Especially with the massive power imbalance and age gap.
Hiding it is even worse.
 

matticus

Guru
Not illegal, but lying to your employer and the press undermines your credibility a bit I would say. Plus if your tv persona has been crafted to be that of the 'housewives favourite' mould then that's going to put you in a bit of an untenable position when you aren't as squeaky clean as it seems. I don't think other tv stars have been treated much differently for behaviour that is legal, eg Frank Bough. Others have weathered the storm over stuff like tax evasion which is arguably worse than private legal behaviour. Times have changed but it's the lying that's made the big difference here imo. Probably not best to lie to the Mail either; they are milking it big style.
I agree with this, the reality of the celeb-sphere being what it is.

But I wanted to point out that these allegation are all relative - he has not done anything known to be wrong, they are only a problem viewed through the prism of his industry.

So: unless you work with him, or are a lifelong (housewife??) fan, why are people interested? 🤷‍♂️
Also, Holloby Willoby and Eamonn Holmes both know the game; their faked outrage is a bit pathetic to watch, Holmes' especially. He sounds like he wants to meet Schoffers out in the car-park :P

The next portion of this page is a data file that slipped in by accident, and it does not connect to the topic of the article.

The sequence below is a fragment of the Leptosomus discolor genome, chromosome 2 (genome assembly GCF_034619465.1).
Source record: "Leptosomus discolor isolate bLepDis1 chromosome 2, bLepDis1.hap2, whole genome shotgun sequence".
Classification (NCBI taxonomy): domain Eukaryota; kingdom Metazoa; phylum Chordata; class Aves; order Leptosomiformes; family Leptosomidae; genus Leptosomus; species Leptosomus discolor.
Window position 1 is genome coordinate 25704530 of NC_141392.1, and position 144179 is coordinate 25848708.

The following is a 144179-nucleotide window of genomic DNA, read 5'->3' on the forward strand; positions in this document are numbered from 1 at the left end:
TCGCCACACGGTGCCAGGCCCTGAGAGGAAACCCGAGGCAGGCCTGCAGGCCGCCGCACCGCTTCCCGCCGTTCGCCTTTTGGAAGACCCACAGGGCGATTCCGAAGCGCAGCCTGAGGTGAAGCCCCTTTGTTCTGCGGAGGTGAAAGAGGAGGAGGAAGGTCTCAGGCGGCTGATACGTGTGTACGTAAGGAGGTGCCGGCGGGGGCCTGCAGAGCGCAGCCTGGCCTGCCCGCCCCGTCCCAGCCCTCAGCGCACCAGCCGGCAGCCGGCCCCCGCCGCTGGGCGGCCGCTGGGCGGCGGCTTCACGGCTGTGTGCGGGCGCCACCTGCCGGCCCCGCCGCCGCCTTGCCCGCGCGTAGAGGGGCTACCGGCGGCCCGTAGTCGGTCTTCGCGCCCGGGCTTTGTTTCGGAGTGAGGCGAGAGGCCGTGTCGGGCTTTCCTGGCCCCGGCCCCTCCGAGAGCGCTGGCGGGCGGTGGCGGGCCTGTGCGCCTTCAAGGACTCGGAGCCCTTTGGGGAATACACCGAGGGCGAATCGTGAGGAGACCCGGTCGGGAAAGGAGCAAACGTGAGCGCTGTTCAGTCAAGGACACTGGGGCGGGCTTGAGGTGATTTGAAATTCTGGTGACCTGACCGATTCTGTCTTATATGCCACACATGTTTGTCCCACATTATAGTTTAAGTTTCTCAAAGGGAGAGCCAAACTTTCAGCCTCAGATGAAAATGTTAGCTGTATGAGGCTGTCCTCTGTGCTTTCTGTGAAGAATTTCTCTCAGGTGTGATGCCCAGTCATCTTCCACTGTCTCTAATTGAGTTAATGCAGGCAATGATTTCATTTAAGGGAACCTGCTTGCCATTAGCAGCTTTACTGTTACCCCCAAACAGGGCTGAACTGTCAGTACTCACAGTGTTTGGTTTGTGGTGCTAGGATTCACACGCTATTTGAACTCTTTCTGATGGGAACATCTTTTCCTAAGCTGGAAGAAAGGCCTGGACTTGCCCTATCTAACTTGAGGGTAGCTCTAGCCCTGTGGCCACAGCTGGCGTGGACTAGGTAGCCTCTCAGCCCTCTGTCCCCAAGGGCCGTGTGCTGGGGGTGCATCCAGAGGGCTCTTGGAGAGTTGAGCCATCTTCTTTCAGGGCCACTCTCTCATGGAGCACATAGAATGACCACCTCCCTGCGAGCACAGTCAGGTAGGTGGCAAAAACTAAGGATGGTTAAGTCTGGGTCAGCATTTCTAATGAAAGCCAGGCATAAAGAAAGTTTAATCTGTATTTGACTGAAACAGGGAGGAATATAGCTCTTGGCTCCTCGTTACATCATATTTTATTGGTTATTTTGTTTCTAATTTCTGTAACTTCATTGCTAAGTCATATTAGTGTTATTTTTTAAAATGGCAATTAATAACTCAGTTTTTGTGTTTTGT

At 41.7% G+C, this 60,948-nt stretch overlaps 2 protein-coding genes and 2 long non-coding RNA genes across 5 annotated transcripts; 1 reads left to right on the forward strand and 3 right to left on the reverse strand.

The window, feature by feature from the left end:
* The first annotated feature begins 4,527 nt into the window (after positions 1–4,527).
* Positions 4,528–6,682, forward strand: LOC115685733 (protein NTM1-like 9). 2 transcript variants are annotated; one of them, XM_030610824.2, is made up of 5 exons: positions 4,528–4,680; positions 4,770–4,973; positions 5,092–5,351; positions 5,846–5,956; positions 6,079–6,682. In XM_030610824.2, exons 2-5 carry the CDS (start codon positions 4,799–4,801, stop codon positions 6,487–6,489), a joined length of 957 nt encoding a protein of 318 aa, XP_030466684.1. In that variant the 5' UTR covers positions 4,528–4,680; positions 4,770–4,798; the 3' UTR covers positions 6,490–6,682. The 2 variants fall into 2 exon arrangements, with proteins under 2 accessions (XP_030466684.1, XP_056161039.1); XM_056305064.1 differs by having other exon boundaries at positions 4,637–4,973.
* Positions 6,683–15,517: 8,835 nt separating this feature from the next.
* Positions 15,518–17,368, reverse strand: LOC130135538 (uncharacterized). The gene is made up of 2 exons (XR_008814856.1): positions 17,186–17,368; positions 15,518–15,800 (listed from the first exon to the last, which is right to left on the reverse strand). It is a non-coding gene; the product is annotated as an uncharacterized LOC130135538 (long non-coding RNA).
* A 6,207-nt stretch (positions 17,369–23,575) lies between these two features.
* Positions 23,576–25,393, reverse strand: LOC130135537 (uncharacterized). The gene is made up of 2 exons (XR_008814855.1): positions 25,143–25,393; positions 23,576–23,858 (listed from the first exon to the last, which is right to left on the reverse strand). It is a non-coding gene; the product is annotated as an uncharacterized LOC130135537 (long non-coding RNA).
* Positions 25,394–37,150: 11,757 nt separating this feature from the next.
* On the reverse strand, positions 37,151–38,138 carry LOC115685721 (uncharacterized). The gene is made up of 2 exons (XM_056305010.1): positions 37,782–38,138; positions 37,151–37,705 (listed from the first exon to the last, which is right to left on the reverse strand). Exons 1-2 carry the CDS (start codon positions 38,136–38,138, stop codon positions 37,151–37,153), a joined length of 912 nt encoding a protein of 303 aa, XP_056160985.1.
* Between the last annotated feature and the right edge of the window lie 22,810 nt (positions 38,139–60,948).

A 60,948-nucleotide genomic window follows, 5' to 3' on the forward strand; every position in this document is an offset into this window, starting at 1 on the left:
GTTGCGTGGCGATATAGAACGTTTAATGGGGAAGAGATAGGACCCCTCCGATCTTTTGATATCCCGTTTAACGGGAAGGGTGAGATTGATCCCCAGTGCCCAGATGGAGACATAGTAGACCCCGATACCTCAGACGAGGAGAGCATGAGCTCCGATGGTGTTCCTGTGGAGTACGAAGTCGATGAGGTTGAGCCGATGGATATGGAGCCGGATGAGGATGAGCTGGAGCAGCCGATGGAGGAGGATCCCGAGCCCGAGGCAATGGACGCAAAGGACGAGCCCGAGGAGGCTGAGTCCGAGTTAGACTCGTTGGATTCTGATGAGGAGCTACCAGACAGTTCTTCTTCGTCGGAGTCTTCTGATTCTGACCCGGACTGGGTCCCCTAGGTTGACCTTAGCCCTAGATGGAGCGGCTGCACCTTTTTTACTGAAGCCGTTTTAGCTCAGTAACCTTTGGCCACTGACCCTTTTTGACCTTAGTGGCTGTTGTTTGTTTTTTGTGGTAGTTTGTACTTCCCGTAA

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spen666

Active Member
Not illegal, but lying to your employer and the press undermines your credibility a bit I would say. Plus if your tv persona has been crafted to be that of the 'housewives favourite' mould then that's going to put you in a bit of an untenable position when you aren't as squeaky clean as it seems. I don't think other tv stars have been treated much differently for behaviour that is legal, eg Frank Bough. Others have weathered the storm over stuff like tax evasion which is arguably worse than private legal behaviour. Times have changed but it's the lying that's made the big difference here imo. Probably not best to lie to the Mail either; they are milking it big style.


Lying to your employer could be Fraud by False Representation under S2 Fraud Act

2Fraud by false representation​

(1)A person is in breach of this section if he—

(a)dishonestly makes a false representation, and

(b)intends, by making the representation—

(i)to make a gain for himself or another, or

(ii)to cause loss to another or to expose another to a risk of loss.

(2)A representation is false if—

(a)it is untrue or misleading, and

(b)the person making it knows that it is, or might be, untrue or misleading.

(3)“Representation” means any representation as to fact or law, including a representation as to the state of mind of—

(a)the person making the representation, or

(b)any other person.

(4)A representation may be express or implied.

(5)For the purposes of this section a representation may be regarded as made if it (or anything implying it) is submitted in any form to any system or device designed to receive, convey or respond to communications (with or without human intervention).